If we were awash with petrodollars like we once were, that might not have been such a big deal. General Yakubu Gowon once settled public sector salary arrears of theCaribbean Island nation of Grenada. General Ibrahim Babangida built the main highway traversing Burkina Faso as a gift to a friendly West African sister nation. We have supplied shiploads of crude oil to countries ranging from Ghana to Senegal when they were in grave economic difficulty. But none of our leaders has ever offered charity financed with loans.
Today, we are a highly indebted country struggling to balance our public finances. Using borrowed funds to build railways into another man’s country is patently an act of treachery against our country and against future generations that would have to pay back these loans. It shows that we are being ruled by people whose loyalty is to foreign Sahelian-Ruritanian lands of which we know nothing.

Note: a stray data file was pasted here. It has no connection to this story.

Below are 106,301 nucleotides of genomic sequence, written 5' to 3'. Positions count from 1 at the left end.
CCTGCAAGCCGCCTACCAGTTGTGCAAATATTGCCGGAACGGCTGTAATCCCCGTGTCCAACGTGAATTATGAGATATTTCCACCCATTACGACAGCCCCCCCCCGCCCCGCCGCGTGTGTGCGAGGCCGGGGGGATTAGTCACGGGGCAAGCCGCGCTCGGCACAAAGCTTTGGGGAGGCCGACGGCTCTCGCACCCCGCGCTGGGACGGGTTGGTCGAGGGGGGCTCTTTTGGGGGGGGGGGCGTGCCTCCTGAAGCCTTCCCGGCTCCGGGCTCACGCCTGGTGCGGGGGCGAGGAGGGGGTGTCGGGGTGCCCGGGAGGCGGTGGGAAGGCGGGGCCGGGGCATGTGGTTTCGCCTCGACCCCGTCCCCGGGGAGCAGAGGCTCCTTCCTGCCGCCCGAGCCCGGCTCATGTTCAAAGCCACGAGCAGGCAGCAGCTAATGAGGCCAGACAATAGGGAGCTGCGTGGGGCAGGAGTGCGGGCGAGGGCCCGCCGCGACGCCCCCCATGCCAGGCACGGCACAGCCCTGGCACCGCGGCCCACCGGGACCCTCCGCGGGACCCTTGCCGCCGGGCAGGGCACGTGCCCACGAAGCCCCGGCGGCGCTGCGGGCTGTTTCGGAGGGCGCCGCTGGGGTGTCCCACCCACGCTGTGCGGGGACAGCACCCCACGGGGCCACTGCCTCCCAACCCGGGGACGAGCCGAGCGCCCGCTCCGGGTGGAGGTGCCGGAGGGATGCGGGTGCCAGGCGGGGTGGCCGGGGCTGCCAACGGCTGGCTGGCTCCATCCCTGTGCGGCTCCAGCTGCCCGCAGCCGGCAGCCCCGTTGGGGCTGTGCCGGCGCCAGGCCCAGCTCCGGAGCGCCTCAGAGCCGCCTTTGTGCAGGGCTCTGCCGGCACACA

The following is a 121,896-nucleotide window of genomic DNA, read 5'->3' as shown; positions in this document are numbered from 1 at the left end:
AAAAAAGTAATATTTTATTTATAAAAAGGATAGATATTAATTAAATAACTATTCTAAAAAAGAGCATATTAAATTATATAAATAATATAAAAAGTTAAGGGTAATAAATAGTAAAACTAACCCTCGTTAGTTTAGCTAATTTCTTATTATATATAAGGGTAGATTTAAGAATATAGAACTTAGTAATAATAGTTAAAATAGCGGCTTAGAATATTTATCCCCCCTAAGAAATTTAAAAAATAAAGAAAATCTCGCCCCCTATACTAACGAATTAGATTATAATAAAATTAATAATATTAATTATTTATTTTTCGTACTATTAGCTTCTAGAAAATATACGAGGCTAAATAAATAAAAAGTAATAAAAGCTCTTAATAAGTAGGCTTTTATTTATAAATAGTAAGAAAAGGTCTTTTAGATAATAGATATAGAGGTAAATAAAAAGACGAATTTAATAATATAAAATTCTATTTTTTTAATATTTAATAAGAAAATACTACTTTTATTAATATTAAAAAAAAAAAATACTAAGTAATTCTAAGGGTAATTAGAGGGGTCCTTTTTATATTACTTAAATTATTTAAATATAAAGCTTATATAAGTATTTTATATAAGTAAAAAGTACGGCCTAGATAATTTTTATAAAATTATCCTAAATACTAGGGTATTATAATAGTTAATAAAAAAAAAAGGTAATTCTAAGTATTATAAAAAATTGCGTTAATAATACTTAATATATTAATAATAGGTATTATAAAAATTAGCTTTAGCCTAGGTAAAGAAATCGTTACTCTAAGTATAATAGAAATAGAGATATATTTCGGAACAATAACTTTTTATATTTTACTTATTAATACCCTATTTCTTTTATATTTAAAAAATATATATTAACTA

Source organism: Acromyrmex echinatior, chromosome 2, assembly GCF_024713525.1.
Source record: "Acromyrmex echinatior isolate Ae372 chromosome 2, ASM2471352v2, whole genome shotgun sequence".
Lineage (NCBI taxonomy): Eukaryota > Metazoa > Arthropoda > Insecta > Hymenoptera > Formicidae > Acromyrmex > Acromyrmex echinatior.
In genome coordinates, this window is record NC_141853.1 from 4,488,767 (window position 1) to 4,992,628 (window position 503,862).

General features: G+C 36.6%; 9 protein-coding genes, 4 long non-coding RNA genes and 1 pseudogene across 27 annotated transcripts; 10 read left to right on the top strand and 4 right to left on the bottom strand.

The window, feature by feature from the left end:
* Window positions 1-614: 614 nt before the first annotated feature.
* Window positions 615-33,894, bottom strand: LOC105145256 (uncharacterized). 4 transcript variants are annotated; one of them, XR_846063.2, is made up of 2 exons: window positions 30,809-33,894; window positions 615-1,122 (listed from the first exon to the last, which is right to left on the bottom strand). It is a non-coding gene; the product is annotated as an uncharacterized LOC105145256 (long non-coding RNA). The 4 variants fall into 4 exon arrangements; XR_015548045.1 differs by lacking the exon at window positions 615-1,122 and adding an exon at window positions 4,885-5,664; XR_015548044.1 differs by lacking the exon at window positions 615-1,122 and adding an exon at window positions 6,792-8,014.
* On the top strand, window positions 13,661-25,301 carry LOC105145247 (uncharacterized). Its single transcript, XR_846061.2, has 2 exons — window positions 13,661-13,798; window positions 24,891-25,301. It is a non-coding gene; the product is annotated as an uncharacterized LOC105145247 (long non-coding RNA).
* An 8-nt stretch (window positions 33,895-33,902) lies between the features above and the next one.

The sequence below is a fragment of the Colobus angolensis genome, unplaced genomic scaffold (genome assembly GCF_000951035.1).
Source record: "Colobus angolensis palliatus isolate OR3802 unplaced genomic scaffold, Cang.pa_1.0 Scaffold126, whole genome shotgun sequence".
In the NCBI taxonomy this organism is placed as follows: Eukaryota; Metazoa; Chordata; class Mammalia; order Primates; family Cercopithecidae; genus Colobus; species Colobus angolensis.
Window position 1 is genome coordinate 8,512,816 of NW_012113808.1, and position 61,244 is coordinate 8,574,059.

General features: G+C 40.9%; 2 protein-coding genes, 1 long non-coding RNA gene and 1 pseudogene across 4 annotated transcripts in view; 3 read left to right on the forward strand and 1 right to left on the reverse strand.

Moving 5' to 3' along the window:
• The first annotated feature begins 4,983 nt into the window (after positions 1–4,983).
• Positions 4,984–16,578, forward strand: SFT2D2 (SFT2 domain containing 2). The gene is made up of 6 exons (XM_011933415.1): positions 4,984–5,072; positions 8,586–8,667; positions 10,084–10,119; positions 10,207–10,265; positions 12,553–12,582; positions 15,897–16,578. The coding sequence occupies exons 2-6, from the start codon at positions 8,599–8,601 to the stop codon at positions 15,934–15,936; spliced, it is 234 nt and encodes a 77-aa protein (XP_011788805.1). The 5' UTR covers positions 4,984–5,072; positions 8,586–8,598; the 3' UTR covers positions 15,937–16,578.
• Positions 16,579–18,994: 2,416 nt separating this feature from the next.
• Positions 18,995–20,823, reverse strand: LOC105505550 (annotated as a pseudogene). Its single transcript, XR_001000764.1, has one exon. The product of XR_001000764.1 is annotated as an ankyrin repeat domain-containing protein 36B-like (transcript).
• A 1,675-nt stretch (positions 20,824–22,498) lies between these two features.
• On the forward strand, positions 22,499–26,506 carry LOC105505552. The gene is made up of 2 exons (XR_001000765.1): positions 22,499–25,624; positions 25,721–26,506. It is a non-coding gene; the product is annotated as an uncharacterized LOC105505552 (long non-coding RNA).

Asked about the murderous activities of his Fulani kinsmen, President Buhari retorted that the only solution is to reclaim the grazing routes of the sixties. Never minding that our population has quadrupled since 1960 and that most of the idle ancestral lands are now being cultivated by virtue of an expanded population.
His rather dull prose last week was rife with dire warnings against secessionists. The obiter about Ndigbo being “a tiny dot in a circle” betrayed a despicable contumely. His idiom was bellicose and vengeful – hardly the stuff of which statesmen are made.